What is the raspberry pi and why should I care?

25th December 1983, is a day I remember well, it was the day that I was first introduced to computing. I unwrapped this big box, that was under the Christmas tree to reveal this miracle of the modern age, the Commodore 64 personal computer! I didn’t realise it then but this Christmas present from Santa Claus would have a profound influence on my life.  My Commodore 64 was the only Christmas present I can remember from that Christmas!

commodore 64 box

Within minutes of opening the box and connecting it up to the television were transformed from average boys too geeks! We slowly became obsessed with this box of tricks, both for two completely different reasons.

My brother who from a very early age had become obsessed about anything to do with aviation.  He used to build model aeroplanes,  read countless books about aeroplanes and he used to constantly scanning the skies to spot aeroplanes. I fact I remember, that as a “treat” and probably as means to keep to boys occupied my dad used to take us to Airport on the weekends, just so my brother could watch the planes take off and land!   So for my brother this box, was a means of playing flying games.  We would eventually have all these fantastic games such as Heathrow air traffic control, Time Pilot, Wing Commander, solo flight and a whole host of others.

For me though, the attraction was being able to instruct this box to do things.  I had no idea at the time, that the skill I started to learn was called programming. To me I was just having some fun with this new computer.  I could type in a few commands and I could make it do things, change the screen colours,  display random characters on the screen and whole host of simple programs. I had no idea that I was learning 2 cutting edge programming languages i.e. BASIC and assembler.

That Christmas present back in the mid 80’s transformed mine and my brothers lives, he went on to become a successful airline pilot, flying all over the world. I went on to a lot more glamorous lifestyle of becoming a Computer Programmer!

Raspberry PiThe raspberry Pi is the modern equivalent,  commodore 64. It’s a cheap, credit sized computer that plugs into a computer monitor or TV and uses a standard keyboard and mouse. It is a capable little device that enables people of all ages to explore computing, and to learn how to program in languages like Scratch and Python. It’s also a great platform for you to get to know the worlds most adaptable and scalable operating system Linux!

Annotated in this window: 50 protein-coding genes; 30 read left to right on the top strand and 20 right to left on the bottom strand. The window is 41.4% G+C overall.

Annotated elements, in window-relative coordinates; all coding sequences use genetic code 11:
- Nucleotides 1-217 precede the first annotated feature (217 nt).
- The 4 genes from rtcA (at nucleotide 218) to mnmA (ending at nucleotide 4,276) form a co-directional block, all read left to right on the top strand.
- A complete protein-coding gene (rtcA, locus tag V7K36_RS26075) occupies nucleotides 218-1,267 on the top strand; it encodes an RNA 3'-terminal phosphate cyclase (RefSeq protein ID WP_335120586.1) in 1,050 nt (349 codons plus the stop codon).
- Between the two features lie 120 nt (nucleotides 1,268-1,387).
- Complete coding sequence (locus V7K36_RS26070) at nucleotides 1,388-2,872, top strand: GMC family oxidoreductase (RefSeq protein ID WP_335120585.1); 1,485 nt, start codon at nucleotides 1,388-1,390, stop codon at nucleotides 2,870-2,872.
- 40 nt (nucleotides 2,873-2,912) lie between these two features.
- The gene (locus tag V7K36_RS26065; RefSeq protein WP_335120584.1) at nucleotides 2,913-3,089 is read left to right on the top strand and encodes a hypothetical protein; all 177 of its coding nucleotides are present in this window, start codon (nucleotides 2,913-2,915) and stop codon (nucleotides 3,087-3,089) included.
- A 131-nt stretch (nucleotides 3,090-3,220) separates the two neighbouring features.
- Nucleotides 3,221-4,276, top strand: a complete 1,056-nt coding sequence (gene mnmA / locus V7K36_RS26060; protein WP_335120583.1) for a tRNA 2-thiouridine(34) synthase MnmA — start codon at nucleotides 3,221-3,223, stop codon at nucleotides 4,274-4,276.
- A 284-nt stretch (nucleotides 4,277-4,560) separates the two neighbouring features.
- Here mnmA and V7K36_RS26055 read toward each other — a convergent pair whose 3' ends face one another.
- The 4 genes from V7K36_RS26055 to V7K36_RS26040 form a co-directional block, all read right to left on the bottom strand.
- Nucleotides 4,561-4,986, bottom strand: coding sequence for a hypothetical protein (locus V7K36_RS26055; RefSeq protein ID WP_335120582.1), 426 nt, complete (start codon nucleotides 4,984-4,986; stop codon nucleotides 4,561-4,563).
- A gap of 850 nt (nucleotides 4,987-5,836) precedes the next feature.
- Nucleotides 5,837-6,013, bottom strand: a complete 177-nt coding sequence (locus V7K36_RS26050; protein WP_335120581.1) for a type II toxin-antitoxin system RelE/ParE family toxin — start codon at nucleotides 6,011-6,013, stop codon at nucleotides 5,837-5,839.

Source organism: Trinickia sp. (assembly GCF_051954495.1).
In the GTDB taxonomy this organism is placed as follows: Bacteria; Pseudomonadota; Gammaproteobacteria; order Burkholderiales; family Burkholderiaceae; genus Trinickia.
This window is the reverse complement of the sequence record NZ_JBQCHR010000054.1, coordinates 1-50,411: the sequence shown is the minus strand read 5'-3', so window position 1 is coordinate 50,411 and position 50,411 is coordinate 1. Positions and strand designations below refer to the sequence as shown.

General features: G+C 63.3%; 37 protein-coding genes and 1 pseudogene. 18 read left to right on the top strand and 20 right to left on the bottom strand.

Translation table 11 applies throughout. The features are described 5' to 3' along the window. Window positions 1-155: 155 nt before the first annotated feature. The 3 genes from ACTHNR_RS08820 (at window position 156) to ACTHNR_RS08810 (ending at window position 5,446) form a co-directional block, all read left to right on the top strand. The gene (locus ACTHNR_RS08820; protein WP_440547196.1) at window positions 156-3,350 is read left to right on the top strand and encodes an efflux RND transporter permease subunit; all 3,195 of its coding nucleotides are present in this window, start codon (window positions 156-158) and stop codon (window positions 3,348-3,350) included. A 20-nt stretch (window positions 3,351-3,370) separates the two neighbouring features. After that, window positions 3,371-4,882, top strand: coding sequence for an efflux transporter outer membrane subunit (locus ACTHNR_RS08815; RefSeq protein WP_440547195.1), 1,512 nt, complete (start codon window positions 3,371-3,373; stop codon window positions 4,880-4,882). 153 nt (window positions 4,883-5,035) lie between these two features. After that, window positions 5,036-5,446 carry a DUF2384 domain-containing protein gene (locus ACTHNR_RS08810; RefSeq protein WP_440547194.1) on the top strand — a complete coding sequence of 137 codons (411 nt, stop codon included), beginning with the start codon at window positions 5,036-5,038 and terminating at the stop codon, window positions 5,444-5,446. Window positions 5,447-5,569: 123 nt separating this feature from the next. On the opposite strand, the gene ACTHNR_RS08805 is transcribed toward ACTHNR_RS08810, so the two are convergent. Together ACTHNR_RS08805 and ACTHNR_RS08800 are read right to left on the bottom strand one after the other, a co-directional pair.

It may be credit card sized collection of electronic circuitry and components, but it is a highly capable device that can do everything a normal desktop computer can do. i.e Browse the internet, media player, making spreadsheets and documents and playing games!

Further more, the Raspberry Pi has the ability to interact with the outside world, and be be in a wide array of digital maker projects, from music machines, weather stations and smart home servers.  We at threenine.co.uk have even built a secure door access controller for a government client using the raspberry pi as the controller.

The Raspberry Pi puts the fun back into computing, by being a flexible bit of engineering designed in equal parts for learning and utility. The real fun and joy about computing is not about using systems or solutions other people make for you, it’s about creating and playing around with new concepts and ideas. Computing is not about being confined to one specific device or software application, it’s about making a computer do what you want it to do.   The Raspberry PI, might just be your key to a door that leads to a new life time of adventures!

Gary Woodfine

Freelance Full Stack Developer at threenine.co.uk
Helps businesses by improving their technical proficiencies and eliminating waste from the software development pipelines.

A unique background as business owner, marketing, software development and business development ensures that he can offer the optimum business consultancy services across a wide spectrum of business challenges.
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